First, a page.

92 Waters Avenue,
West New Brighton, N.Y.
November 13, 1911.
My dear Carr:
I sent you a check this morning to help spread the Episcopal Special. I had no power to make it less. Your Episcopal number is a strong voice from the blood-stained top of...
“FOR THE GOOD OF THE ORDER”
Chicago, April 5, 1912.
Dear Comrade of the Christian Socialist Fellowship:
Rev. Wm. A. Ward, with great courage and loyalty, took up the work of the Fellowship as General Secretary when the treasury was empty,...
Currency question--United States; Free banking--United States
Manuscript draft of a four-page letter from Lysander Spooner in Boston [Massachusetts] to Gerrit Smith dated July 7, 1858, discussing his theories on American banking systems, and encouraging Smith to begin a bank of his own.
Universities and Colleges--New York (State)--New York--Anniversaries, etc.
Describes the opening of the college during the Great Depression, its proximity to the 1939 World's Fair in Flushing Meadows, the approaching war clouds in Europe, and the divided feelings of the students and faculty about possible United States...
Three-page letter dated May 11-18, 1851, from Lysander Spooner in Boston [Massachusetts] to [George] Bradburn, discussing his plan for Bradburn to establish a paper in Boston and outlining his strategy to get subscriptions.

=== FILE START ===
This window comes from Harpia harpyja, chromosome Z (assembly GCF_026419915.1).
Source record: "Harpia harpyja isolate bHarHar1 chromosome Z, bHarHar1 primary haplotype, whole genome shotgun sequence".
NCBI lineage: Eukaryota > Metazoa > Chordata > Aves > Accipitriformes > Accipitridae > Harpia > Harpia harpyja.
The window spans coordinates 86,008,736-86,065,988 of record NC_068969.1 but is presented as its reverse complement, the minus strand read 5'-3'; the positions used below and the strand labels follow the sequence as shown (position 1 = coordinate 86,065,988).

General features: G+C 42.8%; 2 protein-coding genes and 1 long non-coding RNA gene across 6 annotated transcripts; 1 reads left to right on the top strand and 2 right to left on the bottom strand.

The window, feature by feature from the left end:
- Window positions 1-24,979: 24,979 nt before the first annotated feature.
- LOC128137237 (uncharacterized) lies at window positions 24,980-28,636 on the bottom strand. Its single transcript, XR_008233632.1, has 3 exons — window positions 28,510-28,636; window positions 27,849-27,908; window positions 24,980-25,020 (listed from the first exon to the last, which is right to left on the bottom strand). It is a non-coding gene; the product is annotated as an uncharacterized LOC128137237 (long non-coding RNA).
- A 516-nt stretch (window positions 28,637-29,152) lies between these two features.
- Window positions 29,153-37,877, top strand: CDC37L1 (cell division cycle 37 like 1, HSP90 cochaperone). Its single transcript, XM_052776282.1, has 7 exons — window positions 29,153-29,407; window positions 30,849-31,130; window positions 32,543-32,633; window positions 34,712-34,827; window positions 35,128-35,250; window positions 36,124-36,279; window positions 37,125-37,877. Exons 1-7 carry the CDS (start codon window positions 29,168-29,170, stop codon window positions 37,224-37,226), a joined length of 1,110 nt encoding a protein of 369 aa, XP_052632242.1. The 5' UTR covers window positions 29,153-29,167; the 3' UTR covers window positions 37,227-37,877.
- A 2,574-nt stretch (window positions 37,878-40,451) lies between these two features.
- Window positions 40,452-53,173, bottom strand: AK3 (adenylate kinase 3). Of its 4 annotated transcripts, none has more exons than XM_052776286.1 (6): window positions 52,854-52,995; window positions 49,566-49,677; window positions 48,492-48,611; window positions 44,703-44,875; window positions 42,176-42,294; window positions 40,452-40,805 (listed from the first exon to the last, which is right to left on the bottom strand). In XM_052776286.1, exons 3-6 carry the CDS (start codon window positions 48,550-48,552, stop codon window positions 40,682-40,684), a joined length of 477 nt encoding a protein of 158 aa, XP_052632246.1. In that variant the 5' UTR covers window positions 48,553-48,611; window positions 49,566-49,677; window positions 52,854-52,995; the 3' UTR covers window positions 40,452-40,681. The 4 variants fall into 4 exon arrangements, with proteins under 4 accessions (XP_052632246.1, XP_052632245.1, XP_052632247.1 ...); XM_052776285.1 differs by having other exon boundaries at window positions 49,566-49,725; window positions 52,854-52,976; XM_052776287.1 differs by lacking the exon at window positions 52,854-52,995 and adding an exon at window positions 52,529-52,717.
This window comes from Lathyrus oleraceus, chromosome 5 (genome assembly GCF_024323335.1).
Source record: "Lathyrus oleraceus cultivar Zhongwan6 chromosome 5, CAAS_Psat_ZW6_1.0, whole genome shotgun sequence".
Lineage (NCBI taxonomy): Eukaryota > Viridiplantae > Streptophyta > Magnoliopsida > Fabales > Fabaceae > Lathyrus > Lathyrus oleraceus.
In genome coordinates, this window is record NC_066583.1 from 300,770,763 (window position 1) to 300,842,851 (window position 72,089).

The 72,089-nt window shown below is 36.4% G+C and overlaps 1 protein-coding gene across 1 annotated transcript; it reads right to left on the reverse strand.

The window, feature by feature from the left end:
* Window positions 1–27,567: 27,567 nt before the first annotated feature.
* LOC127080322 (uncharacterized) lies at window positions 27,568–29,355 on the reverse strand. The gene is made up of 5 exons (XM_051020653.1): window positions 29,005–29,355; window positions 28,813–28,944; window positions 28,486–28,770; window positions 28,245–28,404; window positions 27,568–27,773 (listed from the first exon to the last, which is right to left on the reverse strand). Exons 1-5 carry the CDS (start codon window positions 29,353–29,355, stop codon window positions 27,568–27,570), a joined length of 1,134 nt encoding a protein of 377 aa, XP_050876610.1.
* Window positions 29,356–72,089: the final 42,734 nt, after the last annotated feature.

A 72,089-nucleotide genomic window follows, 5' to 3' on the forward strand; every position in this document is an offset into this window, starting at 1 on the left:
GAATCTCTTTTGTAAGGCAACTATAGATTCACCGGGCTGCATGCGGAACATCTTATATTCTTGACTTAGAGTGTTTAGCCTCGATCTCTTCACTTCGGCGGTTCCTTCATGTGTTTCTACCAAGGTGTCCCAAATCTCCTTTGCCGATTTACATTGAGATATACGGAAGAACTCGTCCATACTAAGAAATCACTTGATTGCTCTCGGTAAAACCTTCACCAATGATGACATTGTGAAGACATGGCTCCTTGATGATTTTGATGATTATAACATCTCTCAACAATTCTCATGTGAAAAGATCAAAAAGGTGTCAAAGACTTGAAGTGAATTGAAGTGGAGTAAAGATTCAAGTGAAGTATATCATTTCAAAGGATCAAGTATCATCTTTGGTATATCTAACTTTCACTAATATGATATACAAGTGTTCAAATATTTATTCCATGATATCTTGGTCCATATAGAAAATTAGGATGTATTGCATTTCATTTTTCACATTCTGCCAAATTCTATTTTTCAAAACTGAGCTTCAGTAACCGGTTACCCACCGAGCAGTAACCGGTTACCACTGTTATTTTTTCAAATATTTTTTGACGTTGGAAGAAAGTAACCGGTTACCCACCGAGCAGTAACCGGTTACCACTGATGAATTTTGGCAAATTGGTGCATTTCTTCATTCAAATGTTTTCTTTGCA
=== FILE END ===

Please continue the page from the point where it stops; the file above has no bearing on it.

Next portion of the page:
Charles Sumner (1811-1874) was a United States senator from Massachusetts and a campaigner against slavery. This is a draft, ca. 1855, of a version of the speech delivered in New York on May 9, 1855, and published that year under the title "The...
Civil rights--Religious aspects--Catholic Church;Manhattanville College of the Sacred Heart;National Federation of Catholic College Students (U.S.);OByrne, E. M. (Eleanor M.);Social action;Social Action Secretariat;
Article detailing Manhattanville's nomination as seat of Social Action Secretariat
Five-page letter dated August 20, 1866, from A. P. Aldrich in Barnwell, South Carolina, to Lysander Spooner [of Boston, Massachusetts] regarding the economic hardships faced by the South during the reconstruction era.
Four-page letter from Lysander Spooner in Boston [Massachusetts] to Gerrit Smith, dated November 2, 1855, in which Spooner disucsses anti-slavery arguments and the distribution of 300 copies of his book, "the Unconstitutionality of Slavery."